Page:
We were spread between Bangalore and Chennai. Modern technology made bridging the distance easy enough. We met up in September 2008 for the first time to discuss the numbers behind the concept – how many, how much, by when – and to pin down this concept into an action plan that could be implemented. Our vision emerged in this meeting:
“TAI is in the business of providing an experience to discerning clients exploring another India, rich in diversity of cultures, cuisines and comforts, while enriching lives along roads less travelled.”
We argued endlessly and agreed to disagree on a logo to capture our spirit – a pin wheel – capturing the idea of playfulness and vibrancy of colours that India offered; of travel being fun, unpredictable and an experience to cherish.
The website evolved with our angst shared with Naga Nandini – a designer based in Bangalore. She offered her services pro bono, till we could afford to pay! She also went on to design our logo, our stationery, in fact, our whole look. And all this while we spoke Greek and she, Latin – where does creativity meet management-speak? We spoke more at her than to her and yet, she captured Travel Another India and defined it in colours and pictures that speak to more people than mere words ever will.
In December we made our first joint visit to Banavasi to convince the Village Tourism Development Committee (VTDC) of the need for TAI support to take forward the Endogenous Tourism Project in their village. The VTDC was more than happy to take our support, as the UNDP support was to come to an end by December end. They needed management support till they learnt the ropes themselves. As they were not in a position to pay us, we agreed to share their revenues over the next three years. This increased our stake in the venture as now our success was closed tied to theirs.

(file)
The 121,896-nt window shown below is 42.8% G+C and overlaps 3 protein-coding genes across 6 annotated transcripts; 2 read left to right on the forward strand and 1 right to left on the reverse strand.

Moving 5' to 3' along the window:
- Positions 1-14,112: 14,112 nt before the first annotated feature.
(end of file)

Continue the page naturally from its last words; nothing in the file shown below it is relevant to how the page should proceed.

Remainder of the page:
And we were in business!
From January to April we have conducted many more Tourism Potential and Needs Assessments (TPNA) across India.
Ø An existing tourism venture on the West Coast would like to work closer with the village where they are based and ensure greater revenues to the village
Ø An entrepreneur in Kutch would like to highlight his village
Ø Another Endogenous Tourism Project in Tamil Nadu would like our support in marketing